I received a phone call from an irate patient today. Apparently he took exception to a chromosome report I had authorised. We never issue reports directly to patients however, patients have a legal right to their medical notes including laboratory results and therefore are allowed to pester their doctor for a copy. Genetic reports are rather specialised, resplendent with technical notation and well larded with scientific jargon. Like most professionals we take great pride in keeping lay folk ignorant and in awe. Consequently most people struggle with our arcane scribblings. Even experienced clinicians require advice and further interpretation from a geneticist, on occasion. The wise patient is advised to seek specialist help from a clinical geneticist trained to interpret the scientist's endeavour, but not all patients are wise or even patient.
The report in question was relatively simple and uncontroversial and there was little in it to raise ire in most folk. The offending item: We are unable to exclude the presence of subtle chromosome abnormalities. Bland and innocuous enough I thought. However, the patient had seized on our usual caveat, ran it up the flag pole and concluded that they were afflicted with a subtle, unique and occult chromosome abnormality. I tried to explain that this was just a standard ‘rider’ we place on normal reports and in no way implies that the patient has a genetic abnormality. I did consider mentioning that all diagnostic tests are subject to inherent limitations, and in this instance, chromosomal analysis was not really warranted as the patient was suffering from anxiety, well at least according to the referral form. In fact, as far as I’m aware, there is no genetic test available for anxiety. If indeed the condition has a genetic basis it is highly likely that the genetics involved are complex, convoluted and subtle with a hefty dose of environmental factors dumped into the turbulent mix. Wisely I held my counsel. Inwardly I wondered why a competent physician would have referred a patient with ‘anxiety’ for chromosome testing, but as the patient continued to rave I was starting to guess. I suspect that the harried doctor had simply ordered the test to placate his patient. Chromosomal testing looks fancy and genetics is perceived as a powerful tool for solving everything these days. I sympathised with the poor doc. An awkward patient mollified with a procedural placebo, or perhaps not in this case. Feed a mad person and you just end up with a fatter mad person.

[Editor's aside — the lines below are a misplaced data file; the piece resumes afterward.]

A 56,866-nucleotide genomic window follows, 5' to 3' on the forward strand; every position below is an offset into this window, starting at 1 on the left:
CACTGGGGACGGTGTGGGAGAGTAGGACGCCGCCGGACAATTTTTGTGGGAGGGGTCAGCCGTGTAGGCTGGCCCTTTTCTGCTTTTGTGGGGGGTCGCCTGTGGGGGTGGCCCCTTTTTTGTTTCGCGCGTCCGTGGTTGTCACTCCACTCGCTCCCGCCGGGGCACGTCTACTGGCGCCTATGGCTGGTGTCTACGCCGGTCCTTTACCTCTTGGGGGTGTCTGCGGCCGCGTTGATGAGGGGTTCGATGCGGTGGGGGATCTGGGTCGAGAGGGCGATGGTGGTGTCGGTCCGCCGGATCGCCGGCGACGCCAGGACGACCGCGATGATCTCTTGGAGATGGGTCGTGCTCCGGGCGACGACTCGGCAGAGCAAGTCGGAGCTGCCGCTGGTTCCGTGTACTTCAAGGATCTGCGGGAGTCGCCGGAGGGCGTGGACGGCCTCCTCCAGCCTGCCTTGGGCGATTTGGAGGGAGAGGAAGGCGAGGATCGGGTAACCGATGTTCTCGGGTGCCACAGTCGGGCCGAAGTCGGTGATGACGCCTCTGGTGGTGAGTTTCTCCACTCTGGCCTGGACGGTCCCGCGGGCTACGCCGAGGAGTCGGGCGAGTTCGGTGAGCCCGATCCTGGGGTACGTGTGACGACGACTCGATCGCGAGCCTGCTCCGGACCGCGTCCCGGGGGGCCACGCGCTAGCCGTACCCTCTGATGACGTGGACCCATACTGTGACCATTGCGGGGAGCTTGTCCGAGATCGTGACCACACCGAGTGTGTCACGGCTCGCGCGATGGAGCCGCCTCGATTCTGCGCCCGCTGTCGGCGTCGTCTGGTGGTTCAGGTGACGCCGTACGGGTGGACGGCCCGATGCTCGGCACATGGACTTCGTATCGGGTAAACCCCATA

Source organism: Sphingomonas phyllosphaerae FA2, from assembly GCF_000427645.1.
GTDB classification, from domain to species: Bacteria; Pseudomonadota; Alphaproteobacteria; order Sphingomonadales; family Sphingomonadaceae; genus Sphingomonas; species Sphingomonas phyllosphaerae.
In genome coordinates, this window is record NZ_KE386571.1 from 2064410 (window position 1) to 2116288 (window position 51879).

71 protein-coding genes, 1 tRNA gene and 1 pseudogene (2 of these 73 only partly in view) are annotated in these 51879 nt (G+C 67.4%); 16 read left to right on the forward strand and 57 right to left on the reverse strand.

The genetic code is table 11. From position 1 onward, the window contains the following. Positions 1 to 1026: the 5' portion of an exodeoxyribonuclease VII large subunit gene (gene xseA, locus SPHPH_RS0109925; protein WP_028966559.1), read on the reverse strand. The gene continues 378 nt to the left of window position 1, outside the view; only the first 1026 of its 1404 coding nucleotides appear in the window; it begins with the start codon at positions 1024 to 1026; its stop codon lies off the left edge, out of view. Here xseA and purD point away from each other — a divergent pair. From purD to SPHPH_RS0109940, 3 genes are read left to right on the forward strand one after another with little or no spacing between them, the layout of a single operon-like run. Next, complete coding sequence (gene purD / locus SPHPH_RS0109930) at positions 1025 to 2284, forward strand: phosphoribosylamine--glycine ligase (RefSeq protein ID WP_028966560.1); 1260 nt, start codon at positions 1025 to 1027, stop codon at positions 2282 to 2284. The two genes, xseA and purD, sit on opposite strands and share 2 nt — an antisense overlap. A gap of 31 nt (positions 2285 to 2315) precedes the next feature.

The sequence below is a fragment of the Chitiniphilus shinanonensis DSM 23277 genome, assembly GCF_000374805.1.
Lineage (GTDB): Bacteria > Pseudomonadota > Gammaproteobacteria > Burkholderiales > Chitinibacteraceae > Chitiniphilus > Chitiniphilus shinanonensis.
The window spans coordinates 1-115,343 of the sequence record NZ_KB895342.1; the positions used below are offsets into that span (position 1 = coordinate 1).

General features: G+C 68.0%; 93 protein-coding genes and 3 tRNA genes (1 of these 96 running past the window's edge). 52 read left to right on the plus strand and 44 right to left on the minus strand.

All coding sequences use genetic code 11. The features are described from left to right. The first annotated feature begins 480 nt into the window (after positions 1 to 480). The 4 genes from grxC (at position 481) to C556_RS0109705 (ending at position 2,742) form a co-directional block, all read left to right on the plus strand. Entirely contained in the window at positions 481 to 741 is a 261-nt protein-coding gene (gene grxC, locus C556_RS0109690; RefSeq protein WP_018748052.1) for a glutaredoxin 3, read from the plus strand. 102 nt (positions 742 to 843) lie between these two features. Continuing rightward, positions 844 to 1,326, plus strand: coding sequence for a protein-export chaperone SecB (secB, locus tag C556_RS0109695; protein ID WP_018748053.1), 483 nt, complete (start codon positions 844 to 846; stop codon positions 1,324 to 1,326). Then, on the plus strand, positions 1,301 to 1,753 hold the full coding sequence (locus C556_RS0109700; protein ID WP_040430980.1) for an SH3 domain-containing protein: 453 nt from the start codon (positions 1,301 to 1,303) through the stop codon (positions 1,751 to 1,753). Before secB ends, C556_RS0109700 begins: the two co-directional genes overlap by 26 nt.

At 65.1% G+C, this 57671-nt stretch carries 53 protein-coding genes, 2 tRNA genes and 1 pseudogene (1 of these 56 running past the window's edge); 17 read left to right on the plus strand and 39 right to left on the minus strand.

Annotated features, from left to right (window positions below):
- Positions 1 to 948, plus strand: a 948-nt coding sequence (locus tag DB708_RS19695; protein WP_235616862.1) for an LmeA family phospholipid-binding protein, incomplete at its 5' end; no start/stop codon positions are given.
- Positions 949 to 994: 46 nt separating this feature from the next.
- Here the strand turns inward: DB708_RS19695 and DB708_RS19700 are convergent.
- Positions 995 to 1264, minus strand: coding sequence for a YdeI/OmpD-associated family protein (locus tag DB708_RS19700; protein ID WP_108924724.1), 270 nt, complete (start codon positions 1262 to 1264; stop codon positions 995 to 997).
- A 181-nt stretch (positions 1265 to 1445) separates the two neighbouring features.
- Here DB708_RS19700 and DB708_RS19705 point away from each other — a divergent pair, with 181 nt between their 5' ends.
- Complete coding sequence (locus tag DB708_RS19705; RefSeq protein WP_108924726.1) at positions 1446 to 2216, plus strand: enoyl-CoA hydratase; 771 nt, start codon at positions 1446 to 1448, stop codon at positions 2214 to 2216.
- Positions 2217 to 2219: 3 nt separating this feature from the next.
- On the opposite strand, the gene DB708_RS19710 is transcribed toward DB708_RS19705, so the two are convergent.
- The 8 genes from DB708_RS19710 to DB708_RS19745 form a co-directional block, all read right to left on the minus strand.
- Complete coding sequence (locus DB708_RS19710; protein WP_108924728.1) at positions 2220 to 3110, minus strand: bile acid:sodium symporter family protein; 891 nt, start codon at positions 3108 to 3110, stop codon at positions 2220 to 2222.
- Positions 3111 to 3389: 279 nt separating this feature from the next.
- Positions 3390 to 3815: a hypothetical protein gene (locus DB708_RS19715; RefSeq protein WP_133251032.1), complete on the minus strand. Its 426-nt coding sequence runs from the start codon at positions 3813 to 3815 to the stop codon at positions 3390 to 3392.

I blame the media and the internet. The media has seized on the ‘new genetics’. Clever scientists can now diagnose and cure all that ails us. A brave New World is about to descend and envelope all (not gypos though) in a cacoon of soft light and wonderment. Everything will be tainted with a clinical freshness and rich old white men will live forever (? surely some mistake). And then there is the netty phenomenon, where any halfwit can trawl the web to garner information on anything. Information of variable quality and dubious provenance impinges on third class minds to the detriment to all within hailing distance. The devil is not in the information itself but how we sift it and ultimately how we interpret it.
My caller had now moved on to explaining how the government had cloned an invincible army of soldiers which were about to be unleashed on the
Middle East. My mind started to
wander/wonder and I began to sketch out on my notepad an archetypal invincible
cloned soldier. When I finished I noticed a distinct resemblance to my good
self, even down to the third nipple and noble brow. My mind was meandering and
I was no longer listening to the caller’s rant until he mentioned something
about mice with human ears attached to their backs. Feeling mischievous I
intervened and said this research was geared toward curing deafness in mice. I
thought this was a suitable juncture to put down the phone. I’m hoping that the
termination of our conversation would act as a prompt for the caller to partake
of his appropriate medication and in the correct dose. I was certainly ready
|Look, I've invented an ashtray with a built in 'eep'|